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to school and vice versa. and we said to the justice department, but they could have chosen if they wanted to. what are we going to do about it? make them go? and their answer was that's your problem, you work it out. that's your problem. and if you don't work it out we're going to take the money away from you, which is your money, federal funds they call it. not any such thing as federal funds. they're taxpayers' funds. i'm tired of saying the state of alabama gives you some money. you gave the state of alabama money. you gave the state of california money. you give the government in washington money. and then when they send it back to you they say we're going to tell you how you can spend, it we're going to control every domestic institution that you've got and we're going to send foreign aid without any strings attached. we're going to attach a lot of strings to the money you paid into the treasury when you get it back. well, in that decision they wrote that we could keep freedom of choice if it worked. and they said if it works these people have got to choose to go over here and vice versa. and if they don't choose we'll
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choose for them, you have to assign them yourselves and make them go. the point we're trying to raise is you ought to run schools and run them any way you want to. now there's another matter that faces our people that everybody's talked about and there are no simple solutions to. and that's our involvement in southeast asia. and we could talk all night here in this auditorium about the 3459er of the 17th parallel and old french indo-china and the geneva accord. but suffice it to say we are in vietnam, whether you think we ought to be there or not. and 500,000 american servicemen are totally committed at this moment between life and death. and some of them are being killed at this very moment. in fact, i just left a motel where the daughter of the motel owner came by to shake my hand and eight months ago her husband was killed in vietnam and she had two children and they'd been killed on this night. and one of the first things that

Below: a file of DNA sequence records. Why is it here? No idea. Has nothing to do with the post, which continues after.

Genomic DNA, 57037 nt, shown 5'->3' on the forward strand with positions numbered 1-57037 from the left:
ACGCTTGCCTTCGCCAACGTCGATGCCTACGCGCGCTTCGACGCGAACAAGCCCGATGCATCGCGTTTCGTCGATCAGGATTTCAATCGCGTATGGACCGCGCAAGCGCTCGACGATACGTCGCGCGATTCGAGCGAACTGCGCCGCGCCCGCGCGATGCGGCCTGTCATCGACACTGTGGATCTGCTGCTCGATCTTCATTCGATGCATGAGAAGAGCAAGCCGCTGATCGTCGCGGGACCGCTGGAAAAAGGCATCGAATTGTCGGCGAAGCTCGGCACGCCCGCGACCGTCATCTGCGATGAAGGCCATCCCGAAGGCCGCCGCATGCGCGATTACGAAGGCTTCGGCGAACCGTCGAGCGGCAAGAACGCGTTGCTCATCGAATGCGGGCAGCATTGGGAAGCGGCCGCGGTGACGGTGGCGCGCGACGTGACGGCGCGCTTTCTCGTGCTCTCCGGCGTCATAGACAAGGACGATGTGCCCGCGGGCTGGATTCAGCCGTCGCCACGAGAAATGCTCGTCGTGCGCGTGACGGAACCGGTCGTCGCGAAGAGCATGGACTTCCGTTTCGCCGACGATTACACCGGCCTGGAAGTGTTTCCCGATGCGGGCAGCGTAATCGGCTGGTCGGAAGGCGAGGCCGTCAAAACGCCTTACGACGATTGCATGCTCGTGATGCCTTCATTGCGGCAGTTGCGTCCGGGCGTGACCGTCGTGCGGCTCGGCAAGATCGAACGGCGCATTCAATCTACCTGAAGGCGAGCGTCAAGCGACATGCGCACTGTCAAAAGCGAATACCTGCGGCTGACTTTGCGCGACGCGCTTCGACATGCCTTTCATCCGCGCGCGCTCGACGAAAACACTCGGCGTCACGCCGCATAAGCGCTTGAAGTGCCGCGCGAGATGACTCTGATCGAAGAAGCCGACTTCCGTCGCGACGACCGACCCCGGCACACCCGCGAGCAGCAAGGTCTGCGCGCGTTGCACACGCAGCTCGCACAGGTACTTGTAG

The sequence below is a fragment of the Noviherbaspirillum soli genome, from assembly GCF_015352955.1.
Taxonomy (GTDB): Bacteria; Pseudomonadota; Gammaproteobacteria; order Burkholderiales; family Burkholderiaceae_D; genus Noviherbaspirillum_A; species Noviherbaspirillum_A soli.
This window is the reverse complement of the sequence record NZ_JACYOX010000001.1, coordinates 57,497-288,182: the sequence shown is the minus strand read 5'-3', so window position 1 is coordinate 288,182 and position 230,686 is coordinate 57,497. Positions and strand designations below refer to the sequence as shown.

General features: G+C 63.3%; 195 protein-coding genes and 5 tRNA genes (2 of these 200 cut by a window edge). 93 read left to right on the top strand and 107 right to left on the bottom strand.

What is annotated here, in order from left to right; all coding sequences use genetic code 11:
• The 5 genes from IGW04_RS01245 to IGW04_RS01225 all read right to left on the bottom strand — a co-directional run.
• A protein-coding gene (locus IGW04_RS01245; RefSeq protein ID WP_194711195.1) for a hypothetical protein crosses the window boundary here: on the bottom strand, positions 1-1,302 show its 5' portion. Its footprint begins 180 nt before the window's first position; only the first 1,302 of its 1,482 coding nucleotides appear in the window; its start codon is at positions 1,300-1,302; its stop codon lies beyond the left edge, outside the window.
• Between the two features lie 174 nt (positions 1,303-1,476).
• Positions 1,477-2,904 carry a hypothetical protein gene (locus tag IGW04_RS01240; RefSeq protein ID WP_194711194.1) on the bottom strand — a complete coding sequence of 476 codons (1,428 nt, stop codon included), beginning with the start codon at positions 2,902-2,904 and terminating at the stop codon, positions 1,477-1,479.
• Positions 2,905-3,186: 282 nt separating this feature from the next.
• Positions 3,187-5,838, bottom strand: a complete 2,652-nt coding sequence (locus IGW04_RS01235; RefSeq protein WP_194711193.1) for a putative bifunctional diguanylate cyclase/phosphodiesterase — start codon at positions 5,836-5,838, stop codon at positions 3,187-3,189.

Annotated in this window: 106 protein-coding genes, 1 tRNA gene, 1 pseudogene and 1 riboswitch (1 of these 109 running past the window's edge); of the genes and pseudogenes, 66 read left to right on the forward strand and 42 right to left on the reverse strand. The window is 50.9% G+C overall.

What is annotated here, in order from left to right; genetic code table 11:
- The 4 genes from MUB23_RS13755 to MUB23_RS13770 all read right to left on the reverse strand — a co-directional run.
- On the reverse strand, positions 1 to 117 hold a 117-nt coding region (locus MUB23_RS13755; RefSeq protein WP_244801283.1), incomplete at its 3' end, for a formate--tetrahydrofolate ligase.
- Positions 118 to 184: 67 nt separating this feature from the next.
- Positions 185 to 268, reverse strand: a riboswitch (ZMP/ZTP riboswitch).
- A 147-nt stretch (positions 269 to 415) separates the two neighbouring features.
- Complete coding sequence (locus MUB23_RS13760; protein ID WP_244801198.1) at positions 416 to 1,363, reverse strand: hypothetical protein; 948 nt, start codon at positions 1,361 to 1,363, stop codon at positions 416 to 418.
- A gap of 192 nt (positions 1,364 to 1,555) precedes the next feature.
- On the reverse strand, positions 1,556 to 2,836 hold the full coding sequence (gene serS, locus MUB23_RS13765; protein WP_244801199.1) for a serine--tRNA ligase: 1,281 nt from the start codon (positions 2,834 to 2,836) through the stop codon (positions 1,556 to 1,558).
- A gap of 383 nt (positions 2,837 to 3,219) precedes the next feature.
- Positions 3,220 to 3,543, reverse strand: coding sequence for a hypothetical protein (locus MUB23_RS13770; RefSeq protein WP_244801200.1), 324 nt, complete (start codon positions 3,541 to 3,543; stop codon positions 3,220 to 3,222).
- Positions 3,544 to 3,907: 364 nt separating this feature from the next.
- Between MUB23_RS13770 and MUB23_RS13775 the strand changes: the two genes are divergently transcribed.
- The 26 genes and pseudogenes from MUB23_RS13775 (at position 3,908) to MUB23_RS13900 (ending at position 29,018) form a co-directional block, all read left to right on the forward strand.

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we ought to do is reappraise our attitude toward western europe and our attitude toward some of our non-communist asian nations. and by the way, they are doing so much better than are some of those in western europe. but western europe was rehabilitated after world war ii by the money of the people of california and alabama, including those nations that we fought. and i'm glad that we do have a stable rehabilitated europe insofar as our economy is concerned. because that has been a barrier to further communist encroachment in that part of the world. even though we sold out the eastern european nations at yalta we still have a strong viable western europe. and they need us and we need them. and i'm not talking about kicking our allies out. i'm just talking about having some eyeball to eyeball talk with them above the table and make them respect us more and tell them that it's as much your interest to be in southeast asia as it is for us and if you don't